Remaining Tenant’s Rights When Co-Tenant Breaks Lease

The remaining tenant's rights when a co-tenant breaks the lease are the right to sue the co-tenant for anything that breaches the lease agreement and finding another roommate to sublet the space. The biggest hurdle you face when a roommate moves out is that your landlord has a right to the full rent each month, even if one of the people paying it skips out. Call the number above to speak with an attorney today about your remaining tenant's rights when a roommate breaks the lease.

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Jeffrey Johnson is a legal writer with a focus on personal injury. He has worked on personal injury and sovereign immunity litigation in addition to experience in family, estate, and criminal law. He earned a J.D. from the University of Baltimore and has worked in legal offices and non-profits in Maryland, Texas, and North Carolina. He has also earned an MFA in screenwriting from Chapman Univer...

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UPDATED: Feb 17, 2021

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A lease is a contract between landlords and tenants. As a contract, it is enforceable by the parties to the contract. That means that the landlords can enforce the lease against the tenants and the tenants against the landlords. It also means that one tenant can enforce it against the other party if the second tenant breaches the agreement.

Only those terms in the agreement can be enforced. For example, the first tenant could sue the second for their share of the rent, but if the original lease does not mention utilities, the tenant may not be able to pursue a claim for outstanding gas or electric bills as part of the cause of action for payment of the lease.

Is it worth suing your co-tenant?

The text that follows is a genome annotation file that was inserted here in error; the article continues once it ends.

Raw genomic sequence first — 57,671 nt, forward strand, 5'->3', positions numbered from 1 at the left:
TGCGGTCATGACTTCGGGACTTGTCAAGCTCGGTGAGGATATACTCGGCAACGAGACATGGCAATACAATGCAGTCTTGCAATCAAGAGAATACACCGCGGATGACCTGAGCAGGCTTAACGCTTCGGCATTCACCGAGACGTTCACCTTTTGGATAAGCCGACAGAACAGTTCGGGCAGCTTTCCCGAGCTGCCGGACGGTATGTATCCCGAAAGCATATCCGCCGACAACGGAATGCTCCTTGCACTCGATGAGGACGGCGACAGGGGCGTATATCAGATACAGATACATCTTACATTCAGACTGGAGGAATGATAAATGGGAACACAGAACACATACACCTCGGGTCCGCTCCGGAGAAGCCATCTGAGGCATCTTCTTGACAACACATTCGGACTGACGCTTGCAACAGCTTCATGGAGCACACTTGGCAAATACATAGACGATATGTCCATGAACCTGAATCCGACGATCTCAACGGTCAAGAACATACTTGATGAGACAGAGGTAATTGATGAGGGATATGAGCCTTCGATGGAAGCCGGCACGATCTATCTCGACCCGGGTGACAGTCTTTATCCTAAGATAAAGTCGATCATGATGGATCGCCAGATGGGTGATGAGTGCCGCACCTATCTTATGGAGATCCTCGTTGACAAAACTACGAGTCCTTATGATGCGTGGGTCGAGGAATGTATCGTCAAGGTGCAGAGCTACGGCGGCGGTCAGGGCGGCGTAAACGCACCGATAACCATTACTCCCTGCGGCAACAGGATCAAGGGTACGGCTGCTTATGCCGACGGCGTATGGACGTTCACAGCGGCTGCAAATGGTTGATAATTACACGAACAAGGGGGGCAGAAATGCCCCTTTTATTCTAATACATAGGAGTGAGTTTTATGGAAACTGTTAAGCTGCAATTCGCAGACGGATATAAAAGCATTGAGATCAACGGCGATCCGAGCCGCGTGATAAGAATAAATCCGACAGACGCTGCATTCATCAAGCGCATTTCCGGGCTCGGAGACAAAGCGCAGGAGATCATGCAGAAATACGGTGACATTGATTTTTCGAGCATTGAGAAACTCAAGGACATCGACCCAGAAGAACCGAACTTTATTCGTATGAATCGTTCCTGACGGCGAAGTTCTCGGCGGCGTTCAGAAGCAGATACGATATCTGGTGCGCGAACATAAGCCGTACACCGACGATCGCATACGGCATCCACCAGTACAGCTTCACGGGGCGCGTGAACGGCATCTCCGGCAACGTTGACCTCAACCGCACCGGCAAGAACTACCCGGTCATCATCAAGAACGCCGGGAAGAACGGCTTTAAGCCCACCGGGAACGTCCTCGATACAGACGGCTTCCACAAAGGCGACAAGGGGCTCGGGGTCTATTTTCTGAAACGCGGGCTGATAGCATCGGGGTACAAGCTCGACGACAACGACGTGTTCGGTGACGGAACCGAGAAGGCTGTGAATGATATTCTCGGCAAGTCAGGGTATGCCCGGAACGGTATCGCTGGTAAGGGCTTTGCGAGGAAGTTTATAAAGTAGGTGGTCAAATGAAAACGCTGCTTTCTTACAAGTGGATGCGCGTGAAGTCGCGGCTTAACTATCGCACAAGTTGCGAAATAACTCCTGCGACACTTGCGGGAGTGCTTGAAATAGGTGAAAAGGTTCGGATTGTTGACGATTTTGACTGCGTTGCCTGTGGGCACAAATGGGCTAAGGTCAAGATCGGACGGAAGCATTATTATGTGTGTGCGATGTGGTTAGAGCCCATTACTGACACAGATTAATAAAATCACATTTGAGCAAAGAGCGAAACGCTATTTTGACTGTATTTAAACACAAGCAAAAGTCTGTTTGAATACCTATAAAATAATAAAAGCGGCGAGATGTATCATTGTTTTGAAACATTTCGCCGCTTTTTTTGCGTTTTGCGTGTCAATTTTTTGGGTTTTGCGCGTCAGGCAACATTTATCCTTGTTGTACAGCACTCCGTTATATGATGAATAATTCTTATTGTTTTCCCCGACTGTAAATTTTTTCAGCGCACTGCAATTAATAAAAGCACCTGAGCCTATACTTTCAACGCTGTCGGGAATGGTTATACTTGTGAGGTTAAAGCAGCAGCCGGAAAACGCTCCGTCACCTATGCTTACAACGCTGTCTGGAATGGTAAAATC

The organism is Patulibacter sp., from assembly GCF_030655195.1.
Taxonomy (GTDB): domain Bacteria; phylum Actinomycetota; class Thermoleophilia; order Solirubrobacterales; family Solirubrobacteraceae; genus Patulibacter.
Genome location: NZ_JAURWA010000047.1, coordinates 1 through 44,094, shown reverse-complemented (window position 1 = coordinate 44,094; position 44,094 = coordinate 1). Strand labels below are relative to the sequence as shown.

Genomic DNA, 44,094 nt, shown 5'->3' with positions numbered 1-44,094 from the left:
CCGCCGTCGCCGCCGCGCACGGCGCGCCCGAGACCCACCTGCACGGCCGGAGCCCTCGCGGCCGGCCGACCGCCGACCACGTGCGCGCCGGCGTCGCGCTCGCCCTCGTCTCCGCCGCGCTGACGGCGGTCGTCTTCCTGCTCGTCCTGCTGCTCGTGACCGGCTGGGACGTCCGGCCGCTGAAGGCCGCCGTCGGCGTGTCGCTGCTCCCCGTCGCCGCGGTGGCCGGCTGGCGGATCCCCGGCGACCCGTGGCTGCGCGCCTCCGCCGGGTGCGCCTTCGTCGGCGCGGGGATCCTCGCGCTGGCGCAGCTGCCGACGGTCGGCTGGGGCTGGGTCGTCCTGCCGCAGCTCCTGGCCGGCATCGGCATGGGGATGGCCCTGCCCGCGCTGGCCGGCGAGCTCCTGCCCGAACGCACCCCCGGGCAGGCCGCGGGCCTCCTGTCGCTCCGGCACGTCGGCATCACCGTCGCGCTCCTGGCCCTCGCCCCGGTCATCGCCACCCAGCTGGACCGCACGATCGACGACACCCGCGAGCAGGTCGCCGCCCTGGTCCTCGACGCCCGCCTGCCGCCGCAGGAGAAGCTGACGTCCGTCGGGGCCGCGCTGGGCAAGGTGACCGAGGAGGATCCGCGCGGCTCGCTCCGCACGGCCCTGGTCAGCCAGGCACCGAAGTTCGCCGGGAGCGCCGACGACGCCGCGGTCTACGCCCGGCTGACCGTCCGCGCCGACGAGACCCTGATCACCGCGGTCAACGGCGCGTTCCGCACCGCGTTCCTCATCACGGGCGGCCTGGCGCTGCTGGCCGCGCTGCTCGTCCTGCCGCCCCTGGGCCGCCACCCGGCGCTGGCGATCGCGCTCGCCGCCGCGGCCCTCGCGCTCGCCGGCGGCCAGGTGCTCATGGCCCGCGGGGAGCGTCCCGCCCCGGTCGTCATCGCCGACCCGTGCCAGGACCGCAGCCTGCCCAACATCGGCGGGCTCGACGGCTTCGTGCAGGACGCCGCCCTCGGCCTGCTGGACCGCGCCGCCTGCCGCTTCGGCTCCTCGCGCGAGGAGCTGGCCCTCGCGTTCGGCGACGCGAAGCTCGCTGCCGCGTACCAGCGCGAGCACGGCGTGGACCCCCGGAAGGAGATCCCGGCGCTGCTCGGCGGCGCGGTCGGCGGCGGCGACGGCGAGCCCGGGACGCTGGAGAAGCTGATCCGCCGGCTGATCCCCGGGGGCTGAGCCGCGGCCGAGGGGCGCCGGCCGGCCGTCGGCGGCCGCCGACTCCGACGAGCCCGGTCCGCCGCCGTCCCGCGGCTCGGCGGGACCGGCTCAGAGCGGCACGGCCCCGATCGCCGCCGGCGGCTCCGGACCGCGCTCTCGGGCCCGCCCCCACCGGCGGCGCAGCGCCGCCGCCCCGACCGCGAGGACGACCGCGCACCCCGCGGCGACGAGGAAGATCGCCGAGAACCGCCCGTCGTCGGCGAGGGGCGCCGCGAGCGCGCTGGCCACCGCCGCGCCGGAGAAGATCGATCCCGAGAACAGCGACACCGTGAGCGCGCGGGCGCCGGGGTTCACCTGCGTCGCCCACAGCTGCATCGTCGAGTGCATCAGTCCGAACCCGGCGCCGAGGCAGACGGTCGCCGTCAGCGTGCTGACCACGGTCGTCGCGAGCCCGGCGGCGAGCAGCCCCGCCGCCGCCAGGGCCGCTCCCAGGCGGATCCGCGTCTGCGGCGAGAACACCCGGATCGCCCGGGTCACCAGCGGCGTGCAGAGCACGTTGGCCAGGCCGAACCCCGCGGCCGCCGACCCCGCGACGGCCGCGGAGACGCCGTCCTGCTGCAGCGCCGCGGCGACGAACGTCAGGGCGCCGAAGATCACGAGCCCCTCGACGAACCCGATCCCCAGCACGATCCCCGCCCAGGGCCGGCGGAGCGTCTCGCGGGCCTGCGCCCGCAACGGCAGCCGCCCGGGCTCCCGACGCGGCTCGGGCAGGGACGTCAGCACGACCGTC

From the tenants’ perspective, the main problem in this situation will often be that the enforcement of the lease against a co-tenant will require a lawsuit. Since lawsuits cost money, the tenant should first consider whether the breaching co-tenant would actually be able to pay any award against her.

If not, if realistically there is no way to collect from them, then suing may result in the remaining co-tenant throwing bad money after good. An attorney experienced in landlord-tenant law can help the remaining tenants understand their rights, what they can expect to recover, and also the potential cost of taking legal action.

Depending upon the dollar amount owed, small claims court may also be an option.

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Do you still have to pay full rent?

The other big problem is that the landlord has a right to the full rent, even if one of the people paying it has skipped out on their co-tenants. As a result, if the remaining tenants do not pay rent on time, in full, the landlord could evict them because of the lease terms.

In this situation, the remaining tenants need to remain current on the total lease obligations, not just their share, even as they’re looking to recover from the breaching co-tenant.

As a result, it may make sense for the remaining tenants to consider other options as well as suing the breaching tenant. Subletting to get another roommate to pay the rent is one option. Another option for the remaining tenants might be to work with the landlord to have the breaching tenant removed from the lease and substitute another person on the lease.

Again, a landlord-tenant attorney can help the remaining tenant understand her rights and recourse.

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